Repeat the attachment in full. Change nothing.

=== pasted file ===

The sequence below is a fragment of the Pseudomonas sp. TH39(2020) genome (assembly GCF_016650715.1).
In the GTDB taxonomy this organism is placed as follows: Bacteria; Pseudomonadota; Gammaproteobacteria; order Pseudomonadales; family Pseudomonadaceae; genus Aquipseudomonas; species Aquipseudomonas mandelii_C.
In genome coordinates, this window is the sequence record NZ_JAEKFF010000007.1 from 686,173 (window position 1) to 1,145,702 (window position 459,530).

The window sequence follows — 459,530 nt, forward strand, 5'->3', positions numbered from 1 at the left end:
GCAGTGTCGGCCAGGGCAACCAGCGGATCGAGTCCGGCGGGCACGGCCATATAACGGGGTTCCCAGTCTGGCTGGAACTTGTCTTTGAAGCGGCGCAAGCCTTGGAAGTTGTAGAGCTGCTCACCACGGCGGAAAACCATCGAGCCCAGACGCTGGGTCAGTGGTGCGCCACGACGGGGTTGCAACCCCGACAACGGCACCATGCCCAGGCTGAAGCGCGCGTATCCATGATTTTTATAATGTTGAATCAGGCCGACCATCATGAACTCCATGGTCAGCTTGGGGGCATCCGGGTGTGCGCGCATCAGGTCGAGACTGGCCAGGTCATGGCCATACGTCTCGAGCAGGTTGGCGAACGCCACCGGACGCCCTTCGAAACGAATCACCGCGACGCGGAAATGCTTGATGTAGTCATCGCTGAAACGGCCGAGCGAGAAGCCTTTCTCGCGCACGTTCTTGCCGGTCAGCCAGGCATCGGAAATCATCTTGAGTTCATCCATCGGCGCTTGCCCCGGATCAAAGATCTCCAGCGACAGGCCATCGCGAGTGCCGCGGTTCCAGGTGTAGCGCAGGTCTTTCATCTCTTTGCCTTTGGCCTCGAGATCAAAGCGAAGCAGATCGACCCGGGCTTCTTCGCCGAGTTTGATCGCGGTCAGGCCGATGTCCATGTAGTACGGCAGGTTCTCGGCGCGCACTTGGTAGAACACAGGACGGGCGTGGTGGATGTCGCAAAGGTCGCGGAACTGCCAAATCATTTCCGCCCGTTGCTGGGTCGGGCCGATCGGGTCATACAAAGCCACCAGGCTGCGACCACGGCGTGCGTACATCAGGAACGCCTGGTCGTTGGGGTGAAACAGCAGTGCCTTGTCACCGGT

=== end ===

The sequence below is a fragment of the Pseudomonas sp. TH39(2020) genome (assembly GCF_016650715.1).
In the GTDB taxonomy this organism is placed as follows: Bacteria; Pseudomonadota; Gammaproteobacteria; order Pseudomonadales; family Pseudomonadaceae; genus Aquipseudomonas; species Aquipseudomonas mandelii_C.
In genome coordinates, this window is the sequence record NZ_JAEKFF010000007.1 from 686,173 (window position 1) to 1,145,702 (window position 459,530).

The window sequence follows — 459,530 nt, forward strand, 5'->3', positions numbered from 1 at the left end:
GCAGTGTCGGCCAGGGCAACCAGCGGATCGAGTCCGGCGGGCACGGCCATATAACGGGGTTCCCAGTCTGGCTGGAACTTGTCTTTGAAGCGGCGCAAGCCTTGGAAGTTGTAGAGCTGCTCACCACGGCGGAAAACCATCGAGCCCAGACGCTGGGTCAGTGGTGCGCCACGACGGGGTTGCAACCCCGACAACGGCACCATGCCCAGGCTGAAGCGCGCGTATCCATGATTTTTATAATGTTGAATCAGGCCGACCATCATGAACTCCATGGTCAGCTTGGGGGCATCCGGGTGTGCGCGCATCAGGTCGAGACTGGCCAGGTCATGGCCATACGTCTCGAGCAGGTTGGCGAACGCCACCGGACGCCCTTCGAAACGAATCACCGCGACGCGGAAATGCTTGATGTAGTCATCGCTGAAACGGCCGAGCGAGAAGCCTTTCTCGCGCACGTTCTTGCCGGTCAGCCAGGCATCGGAAATCATCTTGAGTTCATCCATCGGCGCTTGCCCCGGATCAAAGATCTCCAGCGACAGGCCATCGCGAGTGCCGCGGTTCCAGGTGTAGCGCAGGTCTTTCATCTCTTTGCCTTTGGCCTCGAGATCAAAGCGAAGCAGATCGACCCGGGCTTCTTCGCCGAGTTTGATCGCGGTCAGGCCGATGTCCATGTAGTACGGCAGGTTCTCGGCGCGCACTTGGTAGAACACAGGACGGGCGTGGTGGATGTCGCAAAGGTCGCGGAACTGCCAAATCATTTCCGCCCGTTGCTGGGTCGGGCCGATCGGGTCATACAAAGCCACCAGGCTGCGACCACGGCGTGCGTACATCAGGAACGCCTGGTCGTTGGGGTGAAACAGCAGTGCCTTGTCACCGGT